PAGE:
Vladislav, a 28-year-old worker at Volkswagen in Kaluga, had a confession to make despite the fact he had never voted.

“I was never opposed to Putin. But I did not believe to the last that he would say yes to this cannibalistic reform,” he said.

“Their statements jibe with what we see in other studies,” said Yudin. “People are depoliticized, yes. They distrust the system profoundly. This distrust grew even deeper last year. It’s a typical Russian scenario, and I am not entirely certain it has something specifically to do with workers. It typifies many segments of the populace. People who espouse this worldview serve as the base for different populist projects.”

Researchers describe their views as a contradictory mix of spontaneous anarchism and paternalistic expectations from the state. They would like to see the state solving society’s problems and intervening in the economy to raise wages, create jobs, and distribute incomes more fairly.

Igor, a worker from Omsk, had a typical view of the matter.

“The government should definitely solve these issues if workers have hired them to serve the people. When are they going to handle all of this if they work six and seven days a week? They just don’t have the time to deal with their own improvement [sic],” he said.

However, their political beliefs were more leftist and democratic than conservative and reactionary, even when it came to ethnic, religious and gender issues.

“The workers with whom we spoke, irrespective of whether they believed in God, wanted to lived in a secular state, while hoping the Russian Orthodox Church would be behave more modestly when it came to secular issues and would be less politicized. The views of workers on gender roles, the place of women in families, society, and the state were generally quite democratic. In terms of their worldviews, the workers had more in common with classic leftists than with a good number of current leftist parties and movements in Russia,” write the study’s authors.

Cool Heads
The researchers claim the workers they surveyed were clearly not victims of government propaganda. Their attitude towards Russia’s involvement in the conflicts in Ukraine and Syria was generally very restrained, if not sharply negative. Many of them argued that Russia’s foreign policy, as defined by the country’s leadership, had nothing to with their interests and was even capable of harming them. They also had a skeptical attitude to the promotion of great-power patriotism, seeing it as a means of distracting working people from real problems. But while they openly voiced their attitudes to foreign policy, the workers were cautious about discussing it, emphasizing a lack of information on the subject.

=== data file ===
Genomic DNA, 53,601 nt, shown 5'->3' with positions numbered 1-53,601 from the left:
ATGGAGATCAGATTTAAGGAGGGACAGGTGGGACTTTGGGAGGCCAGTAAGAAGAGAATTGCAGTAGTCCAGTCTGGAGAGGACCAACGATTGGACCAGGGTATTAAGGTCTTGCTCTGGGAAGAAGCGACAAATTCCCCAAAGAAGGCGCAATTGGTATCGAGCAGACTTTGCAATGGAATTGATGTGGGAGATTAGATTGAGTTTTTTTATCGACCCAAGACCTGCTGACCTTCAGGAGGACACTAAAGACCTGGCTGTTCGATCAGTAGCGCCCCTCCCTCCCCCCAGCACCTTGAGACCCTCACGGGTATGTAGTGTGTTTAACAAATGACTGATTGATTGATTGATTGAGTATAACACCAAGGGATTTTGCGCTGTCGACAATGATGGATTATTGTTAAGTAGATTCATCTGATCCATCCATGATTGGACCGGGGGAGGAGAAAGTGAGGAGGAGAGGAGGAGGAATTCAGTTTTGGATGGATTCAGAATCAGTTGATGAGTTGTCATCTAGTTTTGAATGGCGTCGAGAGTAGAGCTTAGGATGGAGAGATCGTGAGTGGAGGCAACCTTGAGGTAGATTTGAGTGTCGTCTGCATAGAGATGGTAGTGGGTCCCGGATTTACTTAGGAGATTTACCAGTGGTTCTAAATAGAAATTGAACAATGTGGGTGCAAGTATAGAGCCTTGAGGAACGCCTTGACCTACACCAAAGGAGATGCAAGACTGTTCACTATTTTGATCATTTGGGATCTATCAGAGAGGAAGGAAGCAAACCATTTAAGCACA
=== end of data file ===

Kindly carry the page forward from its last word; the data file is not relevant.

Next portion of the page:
Many of them said society was not told everything.

To the surprise of the sociologists, most of the interviewees (78%) identified the internet as their main source of information, despite the fact they were asked about this part of their lives in a way that mentioned television and newspapers first, while the internet was among the information sources listed last.

By comparison, in March 2018, Levada Center published a poll claiming 85% of Russians got most of their information by watching television; moreover, 72% of respondents preferred watching state-controlled Channel One. On the contrary, only five of the workers (22% of the focus group) watched news and political programs on television. They regarded what they saw on television quite skeptically, trying to detect the influence of certain third-party interests.

They had a rather low opinion of the state of the nation.

“Lately, I’ve been ashamed of my people,” said Roman, a worker at Volkswagen in Kaluga.

Another worker, Vladimir, countered Roman.

“To stop feeling ashamed of your nation, just don’t identify yourself with it. Russia, the people, and the nation are illusions that have been pounded into our heads. There is just the earth and the people who live on it. The people who lived before us dreamed up border: here is Russia, there is Ukraine, here is America. In fact, we are all people. If you look at things from this standpoint, everything falls into place. For example, I don’t acknowledge the existence of national Olympic squads. My world is the people I know. When they say, “Our guys are playing football,” I think of “our guys” as my neighbors, workmates, family members, and the clerks at the shop. I could not care less what is going on in Syria and Donbas,” said Vladimir.

The researchers got rather unexpected and ambivalent results when they asked the workers about their attitudes towards migrant workers. In July 2018, Levada Center reported that 67% of Russians regarded them negatively. It is such sentiments that currently fuel nationalism and xenophobia. Among the workers in the survey, however, the intensity of these sentiments was considerably lower.

The different focus groups were split in their opinions of migrant laborers.